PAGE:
Tuesday night saw social media ablaze with the antics of four SNP Councillors who, probably royally annoyed at the poor Smith Commission recommendations, decided to demonstrate their displeasure by burning copies of the Smith Report. As the condemnation rained down on them from Labour supporters, one thought popped into my head. At a time of austerity, of torched earth, of their own party agreeing pretty much with a lot of the Conservative’s policies and of rising stars of their party feeling the need to take freebies from corporate accountants… is four councillors demonstrating against a not very good set of devolution proposals really more offensive than those things I’ve listed?
The sight of Labour supporters fulminating and creating showed how far Scottish Labour had fallen, as if they needed any more reminding the week their one time bright star Gordon Brown announced his intention to retire from the Westminster parliament. In among all of the pre-death obituaries a strange thing occurred to me. Gordon Brown’s stock has actually risen since the events of 2010.
In the run up to the 2010 Westminster election, Brown was seen as pretty much the villain of the last years of the Labour government. Being made to be the scapegoat for all of the UK’s economic woes was the root cause of the opprobrium poured at Brown. That Labour was, not so much at fault but created the conditions for the credit crunch to take place seems to have bypassed people. When Kaye Adams asked, on BBC Radio Scotland’s Morning Call Kaye thingy, for the three words that sum up Brown how many people used the three words that cursed Brown’s time in number 10 – Light Touch Regulation?
It’s difficult to describe how disliked Brown was among the blogosphere, perhaps Milliband knows how he feels as he has lower polling ratings than Brown. The UK’s top political blogger, Guido Fawkes, even has two monikers for Brown. “The one eyed son of the manse” and Jonah Brown. So how did the person that sowed the seeds of the crash end up with his stock rising.
I think the first pointer was that the current government have quite obviously set themselves up along the very same lines as the Blair/Brown government. Cameron let slip early on that he thought of himself as the “heir to Blair” and absolutely everything he has done has followed the Blair playbook… badly. This extends to Osborne, who delivers his Budgets and Autumn statements as a homage to Broon. Announcing pre-announced spending priorities, check. Double accounting, check. The statement that falls apart within days, check. Yup Osborne is the new Brown. Yet, for all of Brown’s supposed unpopularity, Cameron could not seal the deal and win an outright majority.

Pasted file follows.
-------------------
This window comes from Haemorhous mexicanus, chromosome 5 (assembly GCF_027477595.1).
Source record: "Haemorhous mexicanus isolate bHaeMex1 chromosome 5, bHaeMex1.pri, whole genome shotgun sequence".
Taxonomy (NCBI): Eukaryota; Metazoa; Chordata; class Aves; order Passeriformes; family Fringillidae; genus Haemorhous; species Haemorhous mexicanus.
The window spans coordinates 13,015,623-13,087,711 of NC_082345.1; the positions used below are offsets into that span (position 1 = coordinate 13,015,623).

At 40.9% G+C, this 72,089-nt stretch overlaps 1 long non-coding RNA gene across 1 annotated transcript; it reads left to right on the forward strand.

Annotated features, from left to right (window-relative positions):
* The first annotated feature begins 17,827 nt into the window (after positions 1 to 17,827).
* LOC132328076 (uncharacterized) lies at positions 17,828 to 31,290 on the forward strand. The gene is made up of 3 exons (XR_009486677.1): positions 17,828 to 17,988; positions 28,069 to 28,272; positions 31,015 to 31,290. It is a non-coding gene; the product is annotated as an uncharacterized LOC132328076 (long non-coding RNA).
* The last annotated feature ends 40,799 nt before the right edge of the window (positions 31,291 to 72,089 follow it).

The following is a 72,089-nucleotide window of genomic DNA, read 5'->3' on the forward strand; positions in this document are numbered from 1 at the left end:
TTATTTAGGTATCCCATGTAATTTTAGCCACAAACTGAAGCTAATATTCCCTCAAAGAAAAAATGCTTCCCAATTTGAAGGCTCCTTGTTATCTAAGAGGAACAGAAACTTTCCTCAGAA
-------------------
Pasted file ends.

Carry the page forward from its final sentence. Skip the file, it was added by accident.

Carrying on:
Yet Brown’s darkest political moment gave a sighter of his rehabilitation. In among all the stats about 2010 two things stick out. Obviously I’ve mentioned that Cameron could not win a majority. It’s a theory of mine that Brown lost the election – in spite of economic competence – on the streets of Rochdale. From Rochdale onwards it looked more and more likely that Cameron was pulling ahead – though a look at the polling shows this came from the Lib dems and not Labour. The other thing was that the Scottish results under Brown bucked the trend of Labour’s eroding vote. As I’ve said before, Brown put on 2.5% points in 2010 from Blairs performance in 2005. It’s this reason that the SNP’s task in taking seats off of Scottish Labour is difficult. The simple reason for that is that Brown is still a trusted figure among the solid Labour voting community. Come the referendum Brown would be a key weapon.
Except that Better Together stuck with their flawed arguments. It was only when the polls seriously narrowed that Brown began to move to the centre stage. In truth, while Scottish Labour has been accident prone and frankly not fit for purpose, Brown was the one Labour politician that was Salmond proof and able to hotline directly to those solid Labour voting people. Pro-Independence supporters are in the process of developing a complex about the vow, but a look at the Ashcroft polling shows that Brown and “The Vow” had little effect as a decisive factor. Where I think Brown and “The Vow” was a factor was in stopping people from changing their mind and voting “Yes” – in other words “soft” No voters stayed in the “no” camp come voting day.
So Brown came, made some speeches, was key to the vow and generally saved the Union, adding to the perception that he had saved the banks. Except that like the banks – who have gone back to behaving as they did before – the Union has gone back to the way it was before. Labour politicians desperate to have a go at “the enemy” (the Conservatives) but being unable to because of the upstart SNP. All of which brings us back to Smith and the act in haste proposals which some SNP people wish was turned to ashes (there may be time for that yet).
In spite of all the sneering, it’s beginning to look like Gordon Brown might emerge with something approaching a legacy. Partly this is helped by his successor’s performances in office and also his predecessor being unable to remove the Iraq shaped millstone. Certain left wing commentators were keen to make the case that it’s Brown and not Blair who will emerge as the heavyweight figure of the New Labour years. However those commentators gloss over Brown’s own version of Iraq – Light Touch Regulation.